This book on Amazon sounds so good;
South with Endurance: Shackleton's Antarctic Expedition, 1914-1917
by Frank Hurley
Here's a review that a customer wrote;
Reviewer: Bill Marsano (see more about me) from New York City
For most of the last century the definitive story of Antarctic exploration was that of Robert Falcon Scott's failed race to be first to reach the South Pole. It was a particular favorite in Britain because it had all the favorite elements of British myth-making: danger, daring and, best of all, failure. Scott ran second to the Norwegian Raold Amundsen at the Pole and there were lots of stiff-upper-lip fatalities. "I'm just going outside," said one of the last to die, "and I may be some time." Then he went outside and cheerfully, one presumes, froze to death.
Only in the last few years have clearer heads examined this story and brought some reality to it, mainly the hard-to-dismiss judgment that Scott was something of a twit who doomed his own adventure. Simultaneously those heads began to acknowledge the primacy of Ernest Shackleton's grand expedition to cross the Antarctice continent.
This too was a failure--the explorers never got onto the continent proper--but it turned into an epic of human survival and a glorous success, because not a single life was lost under the most horrific of circumstances.
The expedition's ship, Endurance, was trapped in the pack ice offshore for months; the party lived aboard it for months, then transferred to the pack ice when their ship was finally crushed and sunk. Eventually, when the pack cracked apart beneath their camp several times they made a daring escape to barren Elephant Island nearby, and from there Shackleton and some companions sailed a small boat several hundred miles across the world's most violent ocean to South Georgia Island, where there was a whaling station. When the weather forced them to come ashore on the wrong side of the island, Shackleton and one or two others managed to climb across the island's mountain range--which had never been done before, or even considered--and staggered, stumbled and even slid to safety. They were so battered and starved no one even recognized them at first. Eventually, Shackleton returned to Britain, then he returned to South American and organized--more than a year had passed by now--a rescue expedition to Elephant Island, where he picked of all the rest of his party.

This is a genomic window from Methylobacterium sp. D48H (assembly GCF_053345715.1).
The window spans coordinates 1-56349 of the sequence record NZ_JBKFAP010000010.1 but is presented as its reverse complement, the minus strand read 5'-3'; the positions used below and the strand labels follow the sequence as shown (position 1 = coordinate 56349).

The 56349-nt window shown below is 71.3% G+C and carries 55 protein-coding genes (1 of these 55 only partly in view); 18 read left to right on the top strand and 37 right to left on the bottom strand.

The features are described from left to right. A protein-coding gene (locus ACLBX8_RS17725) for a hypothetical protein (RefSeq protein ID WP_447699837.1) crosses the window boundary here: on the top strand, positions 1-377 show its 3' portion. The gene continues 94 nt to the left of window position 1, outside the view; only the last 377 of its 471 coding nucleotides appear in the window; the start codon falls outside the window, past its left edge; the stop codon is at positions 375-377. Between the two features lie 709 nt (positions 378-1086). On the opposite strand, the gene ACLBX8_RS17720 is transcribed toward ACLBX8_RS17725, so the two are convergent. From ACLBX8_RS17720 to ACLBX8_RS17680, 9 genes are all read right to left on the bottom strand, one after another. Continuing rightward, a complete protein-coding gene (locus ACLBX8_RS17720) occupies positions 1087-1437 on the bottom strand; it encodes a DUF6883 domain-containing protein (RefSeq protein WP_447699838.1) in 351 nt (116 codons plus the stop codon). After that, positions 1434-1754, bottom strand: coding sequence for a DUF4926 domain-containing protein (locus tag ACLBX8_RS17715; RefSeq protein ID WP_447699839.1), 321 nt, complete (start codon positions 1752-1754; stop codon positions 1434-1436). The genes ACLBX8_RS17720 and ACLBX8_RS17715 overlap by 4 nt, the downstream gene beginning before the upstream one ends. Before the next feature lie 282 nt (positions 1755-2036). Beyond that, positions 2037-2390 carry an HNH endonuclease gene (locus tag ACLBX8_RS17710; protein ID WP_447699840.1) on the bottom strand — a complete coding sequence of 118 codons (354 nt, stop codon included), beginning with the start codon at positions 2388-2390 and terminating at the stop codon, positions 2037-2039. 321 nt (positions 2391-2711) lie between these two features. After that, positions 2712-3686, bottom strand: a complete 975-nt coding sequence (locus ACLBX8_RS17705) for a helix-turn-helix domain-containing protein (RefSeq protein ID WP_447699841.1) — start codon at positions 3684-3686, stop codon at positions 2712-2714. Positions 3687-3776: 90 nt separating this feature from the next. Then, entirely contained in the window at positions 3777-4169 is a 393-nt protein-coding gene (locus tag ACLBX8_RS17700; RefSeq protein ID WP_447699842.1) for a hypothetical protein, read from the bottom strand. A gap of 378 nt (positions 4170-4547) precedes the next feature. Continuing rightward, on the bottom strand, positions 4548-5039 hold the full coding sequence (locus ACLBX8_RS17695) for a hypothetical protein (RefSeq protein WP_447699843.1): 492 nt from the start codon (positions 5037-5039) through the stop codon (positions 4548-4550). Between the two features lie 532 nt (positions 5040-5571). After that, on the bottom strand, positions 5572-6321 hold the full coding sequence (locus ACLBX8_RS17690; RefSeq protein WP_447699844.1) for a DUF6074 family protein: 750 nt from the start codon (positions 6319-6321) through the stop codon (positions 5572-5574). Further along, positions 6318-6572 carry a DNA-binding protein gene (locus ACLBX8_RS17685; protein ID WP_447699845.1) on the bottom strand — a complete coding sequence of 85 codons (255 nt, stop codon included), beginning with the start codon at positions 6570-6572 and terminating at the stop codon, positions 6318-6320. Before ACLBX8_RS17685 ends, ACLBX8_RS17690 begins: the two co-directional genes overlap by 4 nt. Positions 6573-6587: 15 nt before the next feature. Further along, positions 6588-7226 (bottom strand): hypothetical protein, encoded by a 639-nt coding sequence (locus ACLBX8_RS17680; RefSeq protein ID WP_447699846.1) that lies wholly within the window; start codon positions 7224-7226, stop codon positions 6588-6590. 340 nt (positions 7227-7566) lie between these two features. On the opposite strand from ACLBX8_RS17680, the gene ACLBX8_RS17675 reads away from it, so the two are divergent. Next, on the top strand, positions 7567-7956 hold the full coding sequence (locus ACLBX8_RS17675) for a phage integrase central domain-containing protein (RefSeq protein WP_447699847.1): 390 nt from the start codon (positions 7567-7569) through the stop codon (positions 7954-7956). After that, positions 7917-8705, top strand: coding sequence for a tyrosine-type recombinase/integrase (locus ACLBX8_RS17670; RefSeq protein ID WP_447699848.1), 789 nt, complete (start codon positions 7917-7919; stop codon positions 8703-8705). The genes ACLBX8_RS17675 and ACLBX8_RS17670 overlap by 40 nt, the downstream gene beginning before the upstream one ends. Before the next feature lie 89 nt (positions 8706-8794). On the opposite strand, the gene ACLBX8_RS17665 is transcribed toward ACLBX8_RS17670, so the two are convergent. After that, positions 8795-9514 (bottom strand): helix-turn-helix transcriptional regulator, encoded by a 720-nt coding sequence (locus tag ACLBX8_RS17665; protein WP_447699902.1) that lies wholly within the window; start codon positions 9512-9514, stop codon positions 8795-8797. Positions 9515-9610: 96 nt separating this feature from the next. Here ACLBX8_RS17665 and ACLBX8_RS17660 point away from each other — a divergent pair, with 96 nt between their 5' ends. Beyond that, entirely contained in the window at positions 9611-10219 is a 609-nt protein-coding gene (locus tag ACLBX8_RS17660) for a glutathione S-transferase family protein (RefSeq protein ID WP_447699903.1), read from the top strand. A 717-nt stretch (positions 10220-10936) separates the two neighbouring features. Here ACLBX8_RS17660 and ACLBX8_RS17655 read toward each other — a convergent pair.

This incredible story is welltold in "The Worst Journey in the World," one of the greatest of adventure epics, but you have to see it to believe it--and now you can.
With Shackleton's expedition there was the pioneering Australian photographer Frank Hurley, one of the early masters of the camera. He didn't have handy little point-and-shoot cameras but heavy and cumbersome wooden box cameras using glass-plate negatives, and he took great risks to make many of his images.
This book at last assembles the bulk of Hurley's work, pulling together several hundred photos from widely scattered sources and displays them, together with examples of Hurley's earlier and later work, in a superb large-format gallery for the armchair explorer. It's a stunning work. You may not want to believe your eyes, but you'll have to.
(The author is a travel writer and a devotee of exploration stories.)
I'm buying my own Christmas presents for my Mom to give me. I won't see it though till Christmas. I love stories like this, I have so much admiration for people like this. I'm also interested in Robert Scott. Whatever happened last year at the Pole, remember Art Bell was talking about some kind of undercover rescue operation. Then of course there was the story about that brave doctor who had to operate on her own breast cancer to keep herself alive long enough to be rescued, and the recuers who risked their lives to come get her. Amazing.